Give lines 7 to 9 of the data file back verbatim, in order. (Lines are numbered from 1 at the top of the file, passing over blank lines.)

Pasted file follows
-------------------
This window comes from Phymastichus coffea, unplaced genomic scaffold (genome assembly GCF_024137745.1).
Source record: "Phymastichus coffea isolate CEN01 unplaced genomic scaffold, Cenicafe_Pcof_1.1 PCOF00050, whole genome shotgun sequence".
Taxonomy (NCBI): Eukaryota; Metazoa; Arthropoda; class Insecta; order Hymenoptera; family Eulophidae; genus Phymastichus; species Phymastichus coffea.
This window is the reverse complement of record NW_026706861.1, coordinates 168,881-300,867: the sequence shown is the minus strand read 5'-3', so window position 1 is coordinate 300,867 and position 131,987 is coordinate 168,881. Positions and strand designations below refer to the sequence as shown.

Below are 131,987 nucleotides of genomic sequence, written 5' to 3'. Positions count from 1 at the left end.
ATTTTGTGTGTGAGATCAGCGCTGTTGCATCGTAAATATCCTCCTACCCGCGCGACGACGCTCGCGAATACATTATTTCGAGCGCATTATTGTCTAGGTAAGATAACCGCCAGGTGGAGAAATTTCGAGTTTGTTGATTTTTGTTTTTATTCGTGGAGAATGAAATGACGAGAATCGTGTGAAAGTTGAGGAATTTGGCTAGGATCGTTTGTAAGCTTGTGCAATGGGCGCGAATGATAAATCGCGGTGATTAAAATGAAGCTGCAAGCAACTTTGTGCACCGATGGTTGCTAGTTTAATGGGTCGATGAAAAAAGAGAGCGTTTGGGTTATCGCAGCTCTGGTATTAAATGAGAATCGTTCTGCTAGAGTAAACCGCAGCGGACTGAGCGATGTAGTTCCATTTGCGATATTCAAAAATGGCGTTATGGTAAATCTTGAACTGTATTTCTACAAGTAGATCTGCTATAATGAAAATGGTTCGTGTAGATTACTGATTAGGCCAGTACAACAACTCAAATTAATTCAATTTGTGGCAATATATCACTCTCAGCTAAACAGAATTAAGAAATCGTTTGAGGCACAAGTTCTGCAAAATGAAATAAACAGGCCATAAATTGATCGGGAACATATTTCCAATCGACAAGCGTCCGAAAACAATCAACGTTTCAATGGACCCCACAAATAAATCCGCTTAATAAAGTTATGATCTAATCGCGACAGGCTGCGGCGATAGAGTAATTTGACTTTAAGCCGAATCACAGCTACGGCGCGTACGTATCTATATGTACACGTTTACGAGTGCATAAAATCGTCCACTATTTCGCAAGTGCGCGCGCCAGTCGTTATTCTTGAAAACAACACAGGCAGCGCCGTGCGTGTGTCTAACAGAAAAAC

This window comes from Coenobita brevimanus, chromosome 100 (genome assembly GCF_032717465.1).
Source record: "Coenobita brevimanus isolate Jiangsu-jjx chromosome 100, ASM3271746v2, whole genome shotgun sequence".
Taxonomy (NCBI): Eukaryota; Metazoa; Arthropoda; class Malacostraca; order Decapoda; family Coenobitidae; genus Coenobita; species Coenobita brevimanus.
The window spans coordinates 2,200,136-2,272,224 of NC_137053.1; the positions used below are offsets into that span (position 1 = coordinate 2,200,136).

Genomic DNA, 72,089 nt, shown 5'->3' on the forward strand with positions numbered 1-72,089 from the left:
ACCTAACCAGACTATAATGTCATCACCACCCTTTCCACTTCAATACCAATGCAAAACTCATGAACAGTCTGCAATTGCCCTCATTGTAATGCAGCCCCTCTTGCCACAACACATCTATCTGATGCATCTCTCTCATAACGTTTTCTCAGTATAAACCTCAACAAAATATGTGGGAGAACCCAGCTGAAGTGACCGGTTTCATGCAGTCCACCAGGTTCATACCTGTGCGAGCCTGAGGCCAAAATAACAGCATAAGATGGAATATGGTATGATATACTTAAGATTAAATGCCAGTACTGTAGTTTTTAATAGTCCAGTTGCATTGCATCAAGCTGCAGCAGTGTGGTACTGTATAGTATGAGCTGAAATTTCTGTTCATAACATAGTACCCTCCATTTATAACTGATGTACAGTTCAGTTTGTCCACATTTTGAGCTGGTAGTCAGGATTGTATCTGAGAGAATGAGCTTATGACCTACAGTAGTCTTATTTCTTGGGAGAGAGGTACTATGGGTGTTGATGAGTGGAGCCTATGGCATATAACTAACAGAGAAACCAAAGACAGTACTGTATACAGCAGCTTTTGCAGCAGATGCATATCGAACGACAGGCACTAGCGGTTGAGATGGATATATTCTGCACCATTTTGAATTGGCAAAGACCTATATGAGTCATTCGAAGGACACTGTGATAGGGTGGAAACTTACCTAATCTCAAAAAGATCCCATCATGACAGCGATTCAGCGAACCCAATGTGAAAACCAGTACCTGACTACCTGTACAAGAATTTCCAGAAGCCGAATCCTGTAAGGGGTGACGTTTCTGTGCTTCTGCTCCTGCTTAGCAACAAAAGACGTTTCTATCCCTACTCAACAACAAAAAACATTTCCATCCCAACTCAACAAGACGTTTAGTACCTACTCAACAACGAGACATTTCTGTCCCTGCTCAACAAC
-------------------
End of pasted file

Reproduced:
This window comes from Coenobita brevimanus, chromosome 100 (genome assembly GCF_032717465.1).
Source record: "Coenobita brevimanus isolate Jiangsu-jjx chromosome 100, ASM3271746v2, whole genome shotgun sequence".
Taxonomy (NCBI): Eukaryota; Metazoa; Arthropoda; class Malacostraca; order Decapoda; family Coenobitidae; genus Coenobita; species Coenobita brevimanus.